Beluga whales and narwhals go through the menopause – taking the total number of species known to experience the “change” to five, according to a study.
Apart from humans, killer whales and short-finned pilot whales had been the only other species known to experience the menopause. Most species retain the ability to reproduce until they die.
A study by the University of Exeter, published in the journal ‘Scientific Reports’, used data from the dead whales of 16 species and found dormant ovaries in older beluga and narwhal females.
The researchers believe they go through the menopause to prevent resources being taken away from their other children and grandchildren, but stay alive to help protect the younger pod members.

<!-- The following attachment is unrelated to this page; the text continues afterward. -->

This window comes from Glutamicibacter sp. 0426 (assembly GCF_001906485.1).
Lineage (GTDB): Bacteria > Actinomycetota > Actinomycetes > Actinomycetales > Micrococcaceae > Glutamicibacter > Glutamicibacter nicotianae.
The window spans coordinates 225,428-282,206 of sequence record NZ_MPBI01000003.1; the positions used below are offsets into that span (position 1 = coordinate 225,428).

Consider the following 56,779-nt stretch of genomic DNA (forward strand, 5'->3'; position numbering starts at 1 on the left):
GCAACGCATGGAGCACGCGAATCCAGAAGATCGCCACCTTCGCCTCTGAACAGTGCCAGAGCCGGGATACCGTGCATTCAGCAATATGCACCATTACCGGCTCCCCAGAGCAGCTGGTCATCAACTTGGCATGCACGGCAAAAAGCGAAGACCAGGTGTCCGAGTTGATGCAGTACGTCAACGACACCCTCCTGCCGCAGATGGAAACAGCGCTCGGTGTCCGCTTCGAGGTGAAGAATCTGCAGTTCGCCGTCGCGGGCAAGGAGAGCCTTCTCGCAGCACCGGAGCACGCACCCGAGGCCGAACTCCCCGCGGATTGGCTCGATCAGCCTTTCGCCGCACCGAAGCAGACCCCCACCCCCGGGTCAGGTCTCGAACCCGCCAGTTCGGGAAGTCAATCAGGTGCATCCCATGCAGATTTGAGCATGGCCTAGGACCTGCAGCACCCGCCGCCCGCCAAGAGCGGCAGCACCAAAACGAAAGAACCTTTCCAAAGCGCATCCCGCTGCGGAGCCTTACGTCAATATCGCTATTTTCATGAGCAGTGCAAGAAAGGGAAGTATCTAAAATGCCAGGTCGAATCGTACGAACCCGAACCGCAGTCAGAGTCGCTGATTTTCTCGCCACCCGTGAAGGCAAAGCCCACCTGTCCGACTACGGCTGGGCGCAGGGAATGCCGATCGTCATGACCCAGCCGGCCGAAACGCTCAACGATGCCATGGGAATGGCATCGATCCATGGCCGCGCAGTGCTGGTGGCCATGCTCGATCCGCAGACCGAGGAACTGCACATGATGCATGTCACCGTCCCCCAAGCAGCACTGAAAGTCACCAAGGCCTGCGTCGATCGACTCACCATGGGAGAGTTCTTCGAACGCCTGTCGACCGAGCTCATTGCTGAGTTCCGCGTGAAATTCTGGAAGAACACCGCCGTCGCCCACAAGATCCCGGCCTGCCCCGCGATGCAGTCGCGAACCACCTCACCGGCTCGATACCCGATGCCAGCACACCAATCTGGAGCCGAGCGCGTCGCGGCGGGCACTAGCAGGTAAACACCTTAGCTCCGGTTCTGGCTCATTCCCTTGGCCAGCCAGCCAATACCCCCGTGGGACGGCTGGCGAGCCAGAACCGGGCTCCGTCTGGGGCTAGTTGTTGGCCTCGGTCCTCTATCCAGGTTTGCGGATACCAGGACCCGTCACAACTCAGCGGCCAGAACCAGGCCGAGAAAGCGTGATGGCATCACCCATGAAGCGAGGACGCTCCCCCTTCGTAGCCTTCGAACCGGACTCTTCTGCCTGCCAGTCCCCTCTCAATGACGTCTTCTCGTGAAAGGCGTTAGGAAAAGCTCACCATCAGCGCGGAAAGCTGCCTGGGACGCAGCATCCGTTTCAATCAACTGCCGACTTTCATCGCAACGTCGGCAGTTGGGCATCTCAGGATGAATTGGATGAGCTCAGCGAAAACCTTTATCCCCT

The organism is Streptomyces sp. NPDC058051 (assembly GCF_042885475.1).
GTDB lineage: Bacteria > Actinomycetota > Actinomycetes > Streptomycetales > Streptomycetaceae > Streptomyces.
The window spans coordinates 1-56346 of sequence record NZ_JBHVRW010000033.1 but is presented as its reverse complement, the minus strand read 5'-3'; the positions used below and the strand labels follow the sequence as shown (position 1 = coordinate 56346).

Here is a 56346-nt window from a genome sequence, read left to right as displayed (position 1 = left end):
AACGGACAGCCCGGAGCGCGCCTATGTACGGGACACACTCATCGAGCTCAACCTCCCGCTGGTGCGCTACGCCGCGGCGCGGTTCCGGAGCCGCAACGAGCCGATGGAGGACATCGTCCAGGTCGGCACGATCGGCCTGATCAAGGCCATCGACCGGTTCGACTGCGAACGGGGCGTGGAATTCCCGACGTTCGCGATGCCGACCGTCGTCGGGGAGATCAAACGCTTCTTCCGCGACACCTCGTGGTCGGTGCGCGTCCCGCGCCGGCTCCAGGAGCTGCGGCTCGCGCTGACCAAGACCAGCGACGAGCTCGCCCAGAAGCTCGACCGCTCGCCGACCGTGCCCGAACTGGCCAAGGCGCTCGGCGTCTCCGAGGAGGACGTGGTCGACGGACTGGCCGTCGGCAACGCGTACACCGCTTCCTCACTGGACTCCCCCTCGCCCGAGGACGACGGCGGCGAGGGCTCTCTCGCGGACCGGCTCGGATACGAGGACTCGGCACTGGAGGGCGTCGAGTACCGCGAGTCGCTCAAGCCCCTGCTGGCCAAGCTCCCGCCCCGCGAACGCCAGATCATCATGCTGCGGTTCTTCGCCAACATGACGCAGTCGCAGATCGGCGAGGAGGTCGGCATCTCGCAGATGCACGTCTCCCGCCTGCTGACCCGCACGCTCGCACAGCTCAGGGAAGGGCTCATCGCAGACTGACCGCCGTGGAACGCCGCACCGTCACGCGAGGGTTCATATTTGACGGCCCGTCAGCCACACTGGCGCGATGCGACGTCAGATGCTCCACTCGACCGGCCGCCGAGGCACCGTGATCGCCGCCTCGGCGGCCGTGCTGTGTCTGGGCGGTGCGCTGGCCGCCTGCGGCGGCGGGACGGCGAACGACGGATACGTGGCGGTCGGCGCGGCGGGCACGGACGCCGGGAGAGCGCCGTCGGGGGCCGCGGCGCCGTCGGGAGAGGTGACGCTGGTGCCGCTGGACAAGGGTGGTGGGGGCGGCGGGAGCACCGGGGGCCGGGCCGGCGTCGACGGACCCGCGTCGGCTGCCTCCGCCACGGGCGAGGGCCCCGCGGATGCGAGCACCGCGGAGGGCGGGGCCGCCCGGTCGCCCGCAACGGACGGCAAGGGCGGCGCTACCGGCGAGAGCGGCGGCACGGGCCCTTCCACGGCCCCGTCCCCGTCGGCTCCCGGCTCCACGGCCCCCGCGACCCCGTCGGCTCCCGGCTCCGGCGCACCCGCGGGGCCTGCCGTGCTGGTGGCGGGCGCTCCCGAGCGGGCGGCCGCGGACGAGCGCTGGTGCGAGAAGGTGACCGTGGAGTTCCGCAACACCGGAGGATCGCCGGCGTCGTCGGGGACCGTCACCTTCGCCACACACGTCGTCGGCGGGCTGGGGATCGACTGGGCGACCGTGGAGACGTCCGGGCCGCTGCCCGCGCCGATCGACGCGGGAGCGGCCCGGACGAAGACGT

Dr Sam Ellis, the lead author, said: “For menopause to make sense in evolutionary terms, a species needs both a reason to stop reproducing and a reason to live on afterwards.
“In killer whales, the reason to stop comes because both male and female offspring stay with their mothers for life – so as a female ages, its group contains more and more of its children and grandchildren. This increasing relatedness means that, if it keeps having young, they compete with her own direct descendants for food.
“The reason to continue living is that older females are of great benefit to their offspring and grand-offspring. For example, their knowledge of where to find food helps groups survive.”